Altitude’s effects on RV camping can be as minimal as an exploding bag of chips or as major as a cerebral edema. When you take your RV to the mountains, you can expect to deal with altitude’s effect on anything from RV appliances to electronics, food, people and even pets.
Although there is some disagreement over how badly altitude’s effects on RV trips can be, in general this is what many people experience.
Altitude’s effects on RV camping may include:
Health problems in people and pets
Your most precious cargo could suffer from altitude’s effects on RV camping. Altitude sickness is a common problem for flat-landers who go RVing in the mountains.
Also known as Acute Mountain Sickness (or AMS), this potentially serious health issue generally occurs at elevations more than 8,000-feet, but sometimes lower.
Anyone with heart and lung problems are more prone, but those who’ve had it once are more likely to get it again. If it`s left untreated it can lead to hospitalization. This RV Life article has helpful tips to ward off symptoms and staying healthy at high altitude camping locations. As for pets, they can show altitude sickness symptoms that include tiredness, panting, and even vomiting.
Damage to certain electronics
Did you know that your laptop can fail above 10,000-feet altitude? It’s true. Whether it’s a PC or Mac, laptop hard drives can potentially freeze, shut down and die when taken to high altitude destinations.
Other than Leadville, Colorado (located at 10,152-feet elevation), you won’t have this problem in the U.S. If you’re one of those overlanders traveling to South America, consider ditching your laptop. Here’s what Dell Computer says:
“Most hard drives are not designed to operate at those altitudes, and as a result, those type of failures are not covered under a typical Dell Hardware Service Contract for the system, which excludes covering equipment damaged by using it in an unsuitable physical or operating environment.”
If you take your printer on the road, that’s another electronic that can be affected by altitude. The ink cartridges inside your printer are the problem if you try to save money by purchasing remanufactured ink cartridges. These inexpensive generic substitutes are cheap for a reason as they are known to leak at high altitudes. The pricer name-brand competitors usually do not.
Problems with propane appliances
Join any RVing community and you’ll find a lively debate among RVers who argue over this issue. One camp says that altitude’s effects on RV camping include a sporadic operation of propane-powered refrigerators, water heaters, and other appliances. The other says that their own propane appliances have never experienced altitude issues.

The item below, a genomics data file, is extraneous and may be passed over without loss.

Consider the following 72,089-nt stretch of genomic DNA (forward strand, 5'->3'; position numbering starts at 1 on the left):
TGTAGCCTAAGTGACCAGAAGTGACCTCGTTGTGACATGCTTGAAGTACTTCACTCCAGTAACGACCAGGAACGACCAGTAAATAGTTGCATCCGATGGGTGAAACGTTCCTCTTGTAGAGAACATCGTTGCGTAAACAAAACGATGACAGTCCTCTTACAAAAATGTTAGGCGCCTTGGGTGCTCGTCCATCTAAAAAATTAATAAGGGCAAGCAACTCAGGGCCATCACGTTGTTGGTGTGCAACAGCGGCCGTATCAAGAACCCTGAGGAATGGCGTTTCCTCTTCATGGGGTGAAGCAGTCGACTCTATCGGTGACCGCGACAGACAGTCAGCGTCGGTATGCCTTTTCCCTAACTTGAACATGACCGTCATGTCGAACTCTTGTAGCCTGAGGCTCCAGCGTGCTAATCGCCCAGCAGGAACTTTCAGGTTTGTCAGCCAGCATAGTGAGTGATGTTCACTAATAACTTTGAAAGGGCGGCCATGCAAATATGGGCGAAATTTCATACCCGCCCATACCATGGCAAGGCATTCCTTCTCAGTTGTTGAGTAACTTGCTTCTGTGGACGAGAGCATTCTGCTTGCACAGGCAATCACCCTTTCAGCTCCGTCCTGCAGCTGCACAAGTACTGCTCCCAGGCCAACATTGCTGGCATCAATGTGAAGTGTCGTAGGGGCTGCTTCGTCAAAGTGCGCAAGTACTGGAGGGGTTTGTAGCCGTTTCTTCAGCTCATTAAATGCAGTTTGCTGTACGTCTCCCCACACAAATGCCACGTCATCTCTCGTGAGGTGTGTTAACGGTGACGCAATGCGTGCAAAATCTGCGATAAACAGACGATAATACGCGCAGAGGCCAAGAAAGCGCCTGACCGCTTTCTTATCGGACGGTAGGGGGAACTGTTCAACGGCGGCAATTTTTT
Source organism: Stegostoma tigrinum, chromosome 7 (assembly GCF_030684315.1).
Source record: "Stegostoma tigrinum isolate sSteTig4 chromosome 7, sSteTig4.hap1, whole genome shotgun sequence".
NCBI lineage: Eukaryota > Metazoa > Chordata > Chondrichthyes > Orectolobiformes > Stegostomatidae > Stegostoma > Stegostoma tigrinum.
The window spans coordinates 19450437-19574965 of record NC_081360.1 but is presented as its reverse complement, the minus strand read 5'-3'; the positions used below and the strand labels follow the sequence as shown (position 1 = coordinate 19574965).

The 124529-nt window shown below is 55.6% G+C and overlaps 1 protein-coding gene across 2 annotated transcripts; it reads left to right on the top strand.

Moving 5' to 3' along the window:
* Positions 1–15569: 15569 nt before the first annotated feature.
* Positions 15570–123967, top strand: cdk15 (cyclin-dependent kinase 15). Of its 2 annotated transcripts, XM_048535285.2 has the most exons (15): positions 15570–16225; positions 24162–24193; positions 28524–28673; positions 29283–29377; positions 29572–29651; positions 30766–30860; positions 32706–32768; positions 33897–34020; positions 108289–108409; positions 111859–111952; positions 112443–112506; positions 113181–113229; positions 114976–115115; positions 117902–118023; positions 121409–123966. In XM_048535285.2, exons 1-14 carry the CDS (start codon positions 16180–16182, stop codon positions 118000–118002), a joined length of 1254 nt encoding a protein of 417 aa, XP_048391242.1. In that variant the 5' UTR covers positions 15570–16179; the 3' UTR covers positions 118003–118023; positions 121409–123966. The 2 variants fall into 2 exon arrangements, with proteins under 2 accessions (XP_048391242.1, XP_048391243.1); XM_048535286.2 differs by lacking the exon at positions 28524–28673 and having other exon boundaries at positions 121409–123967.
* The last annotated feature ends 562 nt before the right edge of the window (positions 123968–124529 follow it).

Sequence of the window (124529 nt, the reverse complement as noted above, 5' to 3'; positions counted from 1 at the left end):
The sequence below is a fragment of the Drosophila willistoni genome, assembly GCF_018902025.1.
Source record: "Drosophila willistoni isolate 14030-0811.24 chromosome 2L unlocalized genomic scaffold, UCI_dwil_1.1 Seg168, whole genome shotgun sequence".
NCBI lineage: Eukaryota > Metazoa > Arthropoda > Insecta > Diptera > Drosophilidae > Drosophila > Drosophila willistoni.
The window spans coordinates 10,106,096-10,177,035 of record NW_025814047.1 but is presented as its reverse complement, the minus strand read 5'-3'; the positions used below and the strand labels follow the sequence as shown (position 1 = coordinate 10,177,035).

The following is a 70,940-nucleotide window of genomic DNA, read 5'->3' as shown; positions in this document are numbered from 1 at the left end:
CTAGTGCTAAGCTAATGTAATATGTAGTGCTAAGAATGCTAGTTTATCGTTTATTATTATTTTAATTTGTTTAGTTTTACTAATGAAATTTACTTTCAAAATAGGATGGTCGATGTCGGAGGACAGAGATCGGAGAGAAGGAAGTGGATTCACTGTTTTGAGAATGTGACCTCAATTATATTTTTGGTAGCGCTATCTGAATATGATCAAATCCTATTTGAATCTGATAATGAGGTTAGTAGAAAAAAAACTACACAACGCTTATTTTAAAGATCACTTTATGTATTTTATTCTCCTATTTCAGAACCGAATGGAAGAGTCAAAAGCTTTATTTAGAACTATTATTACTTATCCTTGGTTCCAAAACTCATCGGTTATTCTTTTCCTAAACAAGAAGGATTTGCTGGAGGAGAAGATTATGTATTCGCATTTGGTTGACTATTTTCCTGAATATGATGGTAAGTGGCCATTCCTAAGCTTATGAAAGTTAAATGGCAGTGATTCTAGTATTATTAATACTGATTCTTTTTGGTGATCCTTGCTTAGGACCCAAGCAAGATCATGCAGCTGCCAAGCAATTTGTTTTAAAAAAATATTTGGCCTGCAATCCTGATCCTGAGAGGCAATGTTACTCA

As for Appliance manufacturers’ user manuals have a disclaimer that looks something like Norcold’s:
When you operate the refrigerator on propane gas at altitudes higher than 5,500 feet above sea level:
- You may experience reduced cooling performance of the refrigerator.
- You may experience burner outages.
To avoid these possible problems, Norcold recommends that you operate the refrigerator on AC when at altitudes higher than 5500 feet above sea level.
You’ll know if your RV appliances are suffering if the flame keeps blowing out when trying to ignite. Unfortunately, if you’re one of the unlucky few with appliances suffering from altitude’s effects on RV camping, there’s not much you can do except plug into shore power or get off the mountain.
Altitude’s effects on RV generators
Generators may also experience altitude sickness, which manifests as power loss. Again, many RVers will debate altitude’s effects on RV generators, but the issue is real for many. In fact, the Onan Generator User Manual says:
Power decreases 3.5 percent for each 1,000 feet above an altitude of 500 feet. For example, to operate at 4,500 feet (4,000 feet above rated generator altitude) multiply 3.5% x 4 (4,000 ft) = 14% power loss. Then multiply .14 x your generator’s power rating. Example, 4,000 watts x .14 = a loss of 560 watts at that altitude.
Diesel-powered generators can handle higher altitude better than gas-powered ones. However, Onan makes generators with carburetors that can be adjusted for higher altitude. You just have to remember to reset it when you descend, or you can cause serious damage to your generator.
In general, most people get along great when they head to the mountains with their RV but a few unlucky ones just don’t. However, as long as you’re aware of the potential issues that can happen when you go RVing at high altitudes, you’ll be well-prepared to deal with any that could arise.
Rene Agredano and her husband, Jim Nelson, became full-time RVers in 2007 and have been touring the country ever since. In her blog, Rene chronicles the ins and outs of the full-timing life and brings readers along to meet the fascinating people and amazing places they visit on the road. Her road trip adventures are chronicled in her blog at LiveWorkDream.com.